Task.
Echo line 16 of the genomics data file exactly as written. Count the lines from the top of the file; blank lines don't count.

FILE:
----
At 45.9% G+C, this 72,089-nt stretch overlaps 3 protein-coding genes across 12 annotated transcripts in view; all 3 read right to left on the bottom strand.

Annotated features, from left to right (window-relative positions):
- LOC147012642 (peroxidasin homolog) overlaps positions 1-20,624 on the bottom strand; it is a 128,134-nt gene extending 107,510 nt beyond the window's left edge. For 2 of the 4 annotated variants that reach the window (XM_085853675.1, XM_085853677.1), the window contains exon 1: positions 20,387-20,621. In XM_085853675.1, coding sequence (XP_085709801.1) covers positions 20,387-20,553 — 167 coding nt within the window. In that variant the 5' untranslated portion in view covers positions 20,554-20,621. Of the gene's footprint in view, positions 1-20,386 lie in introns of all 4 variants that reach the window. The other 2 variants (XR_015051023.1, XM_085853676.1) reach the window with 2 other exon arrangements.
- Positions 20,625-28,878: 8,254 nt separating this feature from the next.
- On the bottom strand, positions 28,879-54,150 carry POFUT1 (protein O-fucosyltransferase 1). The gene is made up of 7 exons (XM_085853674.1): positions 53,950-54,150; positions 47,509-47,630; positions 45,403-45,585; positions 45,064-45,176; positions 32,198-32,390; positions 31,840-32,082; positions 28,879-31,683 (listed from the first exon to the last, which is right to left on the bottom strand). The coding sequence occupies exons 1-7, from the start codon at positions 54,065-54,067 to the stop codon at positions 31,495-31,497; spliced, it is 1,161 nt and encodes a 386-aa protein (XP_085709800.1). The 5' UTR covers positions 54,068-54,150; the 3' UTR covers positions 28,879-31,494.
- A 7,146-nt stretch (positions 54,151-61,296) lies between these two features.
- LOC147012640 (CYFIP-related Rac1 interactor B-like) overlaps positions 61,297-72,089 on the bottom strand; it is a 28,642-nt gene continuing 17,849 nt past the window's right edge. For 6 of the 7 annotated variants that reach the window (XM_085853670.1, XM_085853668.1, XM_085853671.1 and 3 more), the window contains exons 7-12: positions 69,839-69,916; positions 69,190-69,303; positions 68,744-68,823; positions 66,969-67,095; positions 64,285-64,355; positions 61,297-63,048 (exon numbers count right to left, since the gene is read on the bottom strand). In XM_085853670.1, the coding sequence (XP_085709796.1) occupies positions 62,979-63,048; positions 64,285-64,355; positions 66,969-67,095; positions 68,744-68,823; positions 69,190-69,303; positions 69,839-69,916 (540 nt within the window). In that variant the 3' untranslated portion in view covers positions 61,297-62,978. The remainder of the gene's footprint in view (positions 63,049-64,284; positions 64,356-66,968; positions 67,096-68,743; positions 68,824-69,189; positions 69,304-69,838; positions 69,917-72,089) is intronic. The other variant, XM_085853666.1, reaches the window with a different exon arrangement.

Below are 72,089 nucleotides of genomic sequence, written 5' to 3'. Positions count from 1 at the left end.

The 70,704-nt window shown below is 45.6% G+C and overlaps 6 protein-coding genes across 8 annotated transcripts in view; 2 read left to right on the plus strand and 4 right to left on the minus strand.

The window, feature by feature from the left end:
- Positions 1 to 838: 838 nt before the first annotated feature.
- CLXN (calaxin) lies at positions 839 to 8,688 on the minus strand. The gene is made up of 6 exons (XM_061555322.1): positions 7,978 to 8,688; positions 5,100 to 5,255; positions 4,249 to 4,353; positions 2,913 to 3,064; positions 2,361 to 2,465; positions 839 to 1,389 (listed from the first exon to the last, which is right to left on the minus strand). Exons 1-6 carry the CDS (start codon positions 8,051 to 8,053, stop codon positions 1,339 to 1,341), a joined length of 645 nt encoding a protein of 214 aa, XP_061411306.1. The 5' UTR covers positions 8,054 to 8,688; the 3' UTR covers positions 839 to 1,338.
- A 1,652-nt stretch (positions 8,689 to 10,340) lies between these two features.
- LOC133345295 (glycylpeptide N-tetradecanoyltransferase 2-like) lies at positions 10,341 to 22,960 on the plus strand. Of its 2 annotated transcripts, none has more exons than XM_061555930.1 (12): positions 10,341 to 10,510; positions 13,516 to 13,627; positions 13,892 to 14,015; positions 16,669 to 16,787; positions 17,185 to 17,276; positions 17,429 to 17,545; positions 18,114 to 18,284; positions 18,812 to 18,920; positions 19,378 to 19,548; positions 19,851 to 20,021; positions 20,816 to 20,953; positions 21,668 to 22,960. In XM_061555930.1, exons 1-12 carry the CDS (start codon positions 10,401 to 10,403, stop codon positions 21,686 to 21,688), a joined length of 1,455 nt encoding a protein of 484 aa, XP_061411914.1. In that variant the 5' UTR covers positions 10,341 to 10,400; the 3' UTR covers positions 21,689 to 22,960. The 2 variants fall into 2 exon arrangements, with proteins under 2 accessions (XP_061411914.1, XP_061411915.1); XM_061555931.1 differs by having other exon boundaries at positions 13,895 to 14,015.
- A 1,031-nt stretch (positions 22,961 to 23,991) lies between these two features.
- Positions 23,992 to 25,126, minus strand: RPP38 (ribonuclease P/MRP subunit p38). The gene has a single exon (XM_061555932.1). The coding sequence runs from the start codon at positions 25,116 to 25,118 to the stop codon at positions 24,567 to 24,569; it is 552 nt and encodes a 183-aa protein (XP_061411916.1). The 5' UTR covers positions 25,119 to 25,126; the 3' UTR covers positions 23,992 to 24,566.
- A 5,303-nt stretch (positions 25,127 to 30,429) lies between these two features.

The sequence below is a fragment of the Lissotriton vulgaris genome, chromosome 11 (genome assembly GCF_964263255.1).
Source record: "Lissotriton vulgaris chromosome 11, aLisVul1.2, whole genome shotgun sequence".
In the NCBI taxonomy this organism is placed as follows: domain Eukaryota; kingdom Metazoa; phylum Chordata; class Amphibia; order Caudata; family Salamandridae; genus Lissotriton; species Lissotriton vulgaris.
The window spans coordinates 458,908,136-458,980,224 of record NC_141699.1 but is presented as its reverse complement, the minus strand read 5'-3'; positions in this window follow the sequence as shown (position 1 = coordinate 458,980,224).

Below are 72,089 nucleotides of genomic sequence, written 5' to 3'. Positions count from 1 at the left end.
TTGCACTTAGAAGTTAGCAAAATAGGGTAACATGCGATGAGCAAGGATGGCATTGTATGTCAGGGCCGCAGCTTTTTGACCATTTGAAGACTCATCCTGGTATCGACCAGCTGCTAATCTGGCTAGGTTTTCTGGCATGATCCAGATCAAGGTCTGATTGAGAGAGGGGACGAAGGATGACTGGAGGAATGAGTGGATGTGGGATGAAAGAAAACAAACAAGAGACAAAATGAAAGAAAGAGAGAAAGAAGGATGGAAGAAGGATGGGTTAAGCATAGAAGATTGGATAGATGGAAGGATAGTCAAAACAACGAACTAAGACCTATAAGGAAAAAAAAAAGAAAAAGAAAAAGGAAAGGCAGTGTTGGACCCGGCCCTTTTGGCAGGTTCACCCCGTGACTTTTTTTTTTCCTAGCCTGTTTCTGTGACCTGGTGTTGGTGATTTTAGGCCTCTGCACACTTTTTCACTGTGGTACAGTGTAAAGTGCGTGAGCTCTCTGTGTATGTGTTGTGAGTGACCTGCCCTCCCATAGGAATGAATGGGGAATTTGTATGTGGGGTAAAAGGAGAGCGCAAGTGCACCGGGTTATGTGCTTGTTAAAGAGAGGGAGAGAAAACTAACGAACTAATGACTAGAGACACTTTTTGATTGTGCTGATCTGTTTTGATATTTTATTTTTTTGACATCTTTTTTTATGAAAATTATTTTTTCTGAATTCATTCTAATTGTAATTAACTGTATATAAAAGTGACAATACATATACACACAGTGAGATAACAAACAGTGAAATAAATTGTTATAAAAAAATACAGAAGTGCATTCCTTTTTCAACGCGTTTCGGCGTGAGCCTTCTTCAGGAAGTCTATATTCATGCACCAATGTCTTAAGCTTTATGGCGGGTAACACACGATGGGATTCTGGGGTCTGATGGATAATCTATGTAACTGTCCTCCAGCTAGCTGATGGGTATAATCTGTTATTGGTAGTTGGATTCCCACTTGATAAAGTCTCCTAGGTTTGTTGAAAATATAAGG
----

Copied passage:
- Positions 23,992 to 25,126, minus strand: RPP38 (ribonuclease P/MRP subunit p38). The gene has a single exon (XM_061555932.1). The coding sequence runs from the start codon at positions 25,116 to 25,118 to the stop codon at positions 24,567 to 24,569; it is 552 nt and encodes a 183-aa protein (XP_061411916.1). The 5' UTR covers positions 25,119 to 25,126; the 3' UTR covers positions 23,992 to 24,566.